Dealing Fairly and Assertively with an Upset or Angry Customer
When someone is angry or upset enough to call an organization to complain, it is usually not because he or she enjoys doing so. The person is typically looking for an acceptable solution to his or her problem, or at least a reasonable forward course of action to help perhaps partially remedy the situation.
An effective call-taker is therefore best-served to:
- Listen attentively to the caller’s issue or complaint
- Sympathize with the caller about the fact that he or she has had a poor experience (this does not mean you accept that the fault lies with you and/or your organization)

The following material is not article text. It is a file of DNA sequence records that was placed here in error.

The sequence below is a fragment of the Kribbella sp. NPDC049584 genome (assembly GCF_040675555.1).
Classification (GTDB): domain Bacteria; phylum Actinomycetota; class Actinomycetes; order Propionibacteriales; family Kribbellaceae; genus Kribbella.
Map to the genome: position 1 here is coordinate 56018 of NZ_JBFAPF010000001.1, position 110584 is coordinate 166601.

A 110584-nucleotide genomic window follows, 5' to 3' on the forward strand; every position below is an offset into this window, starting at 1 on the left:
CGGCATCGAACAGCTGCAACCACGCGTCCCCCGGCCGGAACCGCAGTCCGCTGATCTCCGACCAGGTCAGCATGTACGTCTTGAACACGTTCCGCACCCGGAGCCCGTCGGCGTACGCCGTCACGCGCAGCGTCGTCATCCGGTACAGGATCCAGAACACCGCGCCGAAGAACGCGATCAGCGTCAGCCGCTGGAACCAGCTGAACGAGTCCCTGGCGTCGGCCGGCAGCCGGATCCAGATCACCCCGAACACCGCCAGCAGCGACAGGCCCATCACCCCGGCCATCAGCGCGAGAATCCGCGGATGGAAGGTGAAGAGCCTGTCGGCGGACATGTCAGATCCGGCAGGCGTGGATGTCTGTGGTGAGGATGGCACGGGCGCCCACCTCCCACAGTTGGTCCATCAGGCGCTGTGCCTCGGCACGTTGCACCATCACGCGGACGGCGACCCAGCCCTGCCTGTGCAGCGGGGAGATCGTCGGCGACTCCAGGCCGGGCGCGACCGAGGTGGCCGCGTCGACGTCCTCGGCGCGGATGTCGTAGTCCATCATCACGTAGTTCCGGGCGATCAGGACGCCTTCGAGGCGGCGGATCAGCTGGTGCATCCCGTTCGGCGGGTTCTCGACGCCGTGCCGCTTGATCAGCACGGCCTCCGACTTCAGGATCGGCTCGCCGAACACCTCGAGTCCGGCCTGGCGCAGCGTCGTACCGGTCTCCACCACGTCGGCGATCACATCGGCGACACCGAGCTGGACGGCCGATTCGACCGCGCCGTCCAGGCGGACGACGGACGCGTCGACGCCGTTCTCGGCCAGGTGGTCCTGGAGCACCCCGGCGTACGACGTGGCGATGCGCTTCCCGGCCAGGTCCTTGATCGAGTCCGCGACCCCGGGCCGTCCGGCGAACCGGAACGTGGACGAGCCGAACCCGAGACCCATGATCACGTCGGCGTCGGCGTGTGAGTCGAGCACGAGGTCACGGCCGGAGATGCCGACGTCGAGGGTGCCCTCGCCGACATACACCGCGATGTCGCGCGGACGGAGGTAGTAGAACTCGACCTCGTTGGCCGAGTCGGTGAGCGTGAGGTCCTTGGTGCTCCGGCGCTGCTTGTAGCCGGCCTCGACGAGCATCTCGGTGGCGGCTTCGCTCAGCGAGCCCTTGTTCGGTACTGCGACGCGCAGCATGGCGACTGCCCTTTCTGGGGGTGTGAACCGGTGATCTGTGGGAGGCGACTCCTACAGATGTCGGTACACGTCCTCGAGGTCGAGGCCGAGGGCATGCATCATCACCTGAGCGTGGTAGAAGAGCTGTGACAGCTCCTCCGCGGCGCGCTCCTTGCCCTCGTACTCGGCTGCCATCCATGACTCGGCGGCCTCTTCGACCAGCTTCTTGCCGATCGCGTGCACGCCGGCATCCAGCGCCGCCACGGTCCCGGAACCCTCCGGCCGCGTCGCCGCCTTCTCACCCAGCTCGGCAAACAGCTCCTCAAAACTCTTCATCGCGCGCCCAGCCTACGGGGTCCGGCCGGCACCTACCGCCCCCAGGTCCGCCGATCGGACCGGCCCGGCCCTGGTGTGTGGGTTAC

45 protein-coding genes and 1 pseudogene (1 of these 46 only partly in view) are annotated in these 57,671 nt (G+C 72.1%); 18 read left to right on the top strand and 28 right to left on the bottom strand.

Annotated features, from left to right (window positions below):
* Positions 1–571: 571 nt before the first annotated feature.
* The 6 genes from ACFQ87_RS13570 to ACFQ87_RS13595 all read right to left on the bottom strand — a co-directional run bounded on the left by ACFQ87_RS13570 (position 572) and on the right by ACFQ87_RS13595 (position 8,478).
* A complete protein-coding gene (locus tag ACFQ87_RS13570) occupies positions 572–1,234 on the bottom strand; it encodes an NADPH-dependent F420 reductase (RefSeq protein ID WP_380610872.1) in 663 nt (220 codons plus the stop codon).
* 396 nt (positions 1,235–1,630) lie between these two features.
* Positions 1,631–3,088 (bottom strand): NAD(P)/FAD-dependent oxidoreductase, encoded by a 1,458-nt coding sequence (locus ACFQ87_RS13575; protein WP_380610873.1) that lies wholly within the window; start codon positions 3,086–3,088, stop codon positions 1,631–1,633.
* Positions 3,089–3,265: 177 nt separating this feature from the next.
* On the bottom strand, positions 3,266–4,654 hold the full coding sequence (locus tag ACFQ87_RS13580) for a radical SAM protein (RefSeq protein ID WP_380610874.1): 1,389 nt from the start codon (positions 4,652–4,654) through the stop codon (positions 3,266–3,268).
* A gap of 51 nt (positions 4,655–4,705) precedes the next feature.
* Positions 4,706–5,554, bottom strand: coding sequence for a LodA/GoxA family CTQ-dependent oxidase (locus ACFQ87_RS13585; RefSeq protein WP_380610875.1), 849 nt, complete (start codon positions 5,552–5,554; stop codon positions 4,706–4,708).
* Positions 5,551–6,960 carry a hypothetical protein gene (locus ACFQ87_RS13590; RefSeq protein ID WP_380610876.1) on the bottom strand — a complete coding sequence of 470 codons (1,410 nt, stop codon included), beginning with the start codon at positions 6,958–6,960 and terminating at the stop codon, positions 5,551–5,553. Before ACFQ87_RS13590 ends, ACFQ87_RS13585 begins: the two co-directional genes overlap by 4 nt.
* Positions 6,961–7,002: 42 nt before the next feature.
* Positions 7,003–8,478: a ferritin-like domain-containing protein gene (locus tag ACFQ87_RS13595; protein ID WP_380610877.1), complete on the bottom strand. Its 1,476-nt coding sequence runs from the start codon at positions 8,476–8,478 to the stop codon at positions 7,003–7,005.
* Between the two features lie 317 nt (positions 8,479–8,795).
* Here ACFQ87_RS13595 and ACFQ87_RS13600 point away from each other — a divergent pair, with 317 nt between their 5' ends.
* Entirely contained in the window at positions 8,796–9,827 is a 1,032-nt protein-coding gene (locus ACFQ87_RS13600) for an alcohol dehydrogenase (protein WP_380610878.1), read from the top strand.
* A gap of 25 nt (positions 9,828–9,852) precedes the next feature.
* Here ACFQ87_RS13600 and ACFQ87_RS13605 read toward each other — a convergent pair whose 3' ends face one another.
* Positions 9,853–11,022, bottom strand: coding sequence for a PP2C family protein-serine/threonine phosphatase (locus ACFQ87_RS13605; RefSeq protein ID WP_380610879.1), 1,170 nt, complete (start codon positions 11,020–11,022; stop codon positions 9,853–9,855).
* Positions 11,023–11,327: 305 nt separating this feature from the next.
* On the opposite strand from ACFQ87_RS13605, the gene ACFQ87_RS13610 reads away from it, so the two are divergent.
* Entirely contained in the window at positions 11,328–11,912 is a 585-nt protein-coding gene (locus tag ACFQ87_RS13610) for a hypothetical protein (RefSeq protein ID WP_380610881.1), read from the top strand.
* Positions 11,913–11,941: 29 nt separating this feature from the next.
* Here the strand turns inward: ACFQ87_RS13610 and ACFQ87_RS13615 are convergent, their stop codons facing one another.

- Summarize what has been said and check with the caller to ensure that you have got it right
- Offer the person options or choices, however similar in nature these might be
The goal here is to offer a sympathetic hearing and the promise to at least try to find a solution, even if you privately think that it is highly unlikely or even against organizational policy.
At all costs it is important to avoid:
- Becoming emotional or negative with the caller
- Being defensive and/or difficult
- Quoting organizational policy at the customer
- Telling the customer that he or she has no options or choices in the circumstances (even if this is likely to be true).
Ultimately, the aim in a situation such as this is to be quietly assertive and only refer the call if the customer will not be reasonable or refuses to take the call further with you.
The featured video clip is a short excerpt from the ReadyToManage, Rapid Skill Builder eLearning program, Assertiveness: An RSB eLearning Course.